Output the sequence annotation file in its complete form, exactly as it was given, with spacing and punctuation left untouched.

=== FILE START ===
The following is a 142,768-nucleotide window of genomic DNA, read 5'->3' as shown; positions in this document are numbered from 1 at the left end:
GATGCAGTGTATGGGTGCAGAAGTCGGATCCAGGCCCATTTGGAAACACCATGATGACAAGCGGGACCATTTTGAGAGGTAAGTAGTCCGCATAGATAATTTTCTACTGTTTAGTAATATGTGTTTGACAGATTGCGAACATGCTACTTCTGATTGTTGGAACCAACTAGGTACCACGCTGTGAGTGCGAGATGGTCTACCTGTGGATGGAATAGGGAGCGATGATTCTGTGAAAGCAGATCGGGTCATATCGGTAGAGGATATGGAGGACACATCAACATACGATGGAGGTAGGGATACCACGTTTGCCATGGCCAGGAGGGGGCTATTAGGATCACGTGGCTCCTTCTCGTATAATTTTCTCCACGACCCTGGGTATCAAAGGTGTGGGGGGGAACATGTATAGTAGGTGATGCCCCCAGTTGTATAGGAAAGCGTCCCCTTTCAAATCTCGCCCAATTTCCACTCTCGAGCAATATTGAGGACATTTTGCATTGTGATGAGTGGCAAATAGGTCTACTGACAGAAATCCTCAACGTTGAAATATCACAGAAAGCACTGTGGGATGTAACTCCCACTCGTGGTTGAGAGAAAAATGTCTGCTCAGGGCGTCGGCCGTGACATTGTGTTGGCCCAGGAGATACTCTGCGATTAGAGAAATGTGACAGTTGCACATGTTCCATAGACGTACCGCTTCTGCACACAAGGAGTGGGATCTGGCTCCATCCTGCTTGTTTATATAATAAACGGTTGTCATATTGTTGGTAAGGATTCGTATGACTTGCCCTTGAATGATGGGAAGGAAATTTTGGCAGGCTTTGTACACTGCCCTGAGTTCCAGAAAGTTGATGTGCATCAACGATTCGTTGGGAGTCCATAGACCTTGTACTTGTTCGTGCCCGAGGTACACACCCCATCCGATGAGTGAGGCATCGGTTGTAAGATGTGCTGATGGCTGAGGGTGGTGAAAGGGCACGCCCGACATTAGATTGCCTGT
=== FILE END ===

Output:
The following is a 142,768-nucleotide window of genomic DNA, read 5'->3' as shown; positions in this document are numbered from 1 at the left end:
GATGCAGTGTATGGGTGCAGAAGTCGGATCCAGGCCCATTTGGAAACACCATGATGACAAGCGGGACCATTTTGAGAGGTAAGTAGTCCGCATAGATAATTTTCTACTGTTTAGTAATATGTGTTTGACAGATTGCGAACATGCTACTTCTGATTGTTGGAACCAACTAGGTACCACGCTGTGAGTGCGAGATGGTCTACCTGTGGATGGAATAGGGAGCGATGATTCTGTGAAAGCAGATCGGGTCATATCGGTAGAGGATATGGAGGACACATCAACATACGATGGAGGTAGGGATACCACGTTTGCCATGGCCAGGAGGGGGCTATTAGGATCACGTGGCTCCTTCTCGTATAATTTTCTCCACGACCCTGGGTATCAAAGGTGTGGGGGGGAACATGTATAGTAGGTGATGCCCCCAGTTGTATAGGAAAGCGTCCCCTTTCAAATCTCGCCCAATTTCCACTCTCGAGCAATATTGAGGACATTTTGCATTGTGATGAGTGGCAAATAGGTCTACTGACAGAAATCCTCAACGTTGAAATATCACAGAAAGCACTGTGGGATGTAACTCCCACTCGTGGTTGAGAGAAAAATGTCTGCTCAGGGCGTCGGCCGTGACATTGTGTTGGCCCAGGAGATACTCTGCGATTAGAGAAATGTGACAGTTGCACATGTTCCATAGACGTACCGCTTCTGCACACAAGGAGTGGGATCTGGCTCCATCCTGCTTGTTTATATAATAAACGGTTGTCATATTGTTGGTAAGGATTCGTATGACTTGCCCTTGAATGATGGGAAGGAAATTTTGGCAGGCTTTGTACACTGCCCTGAGTTCCAGAAAGTTGATGTGCATCAACGATTCGTTGGGAGTCCATAGACCTTGTACTTGTTCGTGCCCGAGGTACACACCCCATCCGATGAGTGAGGCATCGGTTGTAAGATGTGCTGATGGCTGAGGGTGGTGAAAGGGCACGCCCGACATTAGATTGCCTGT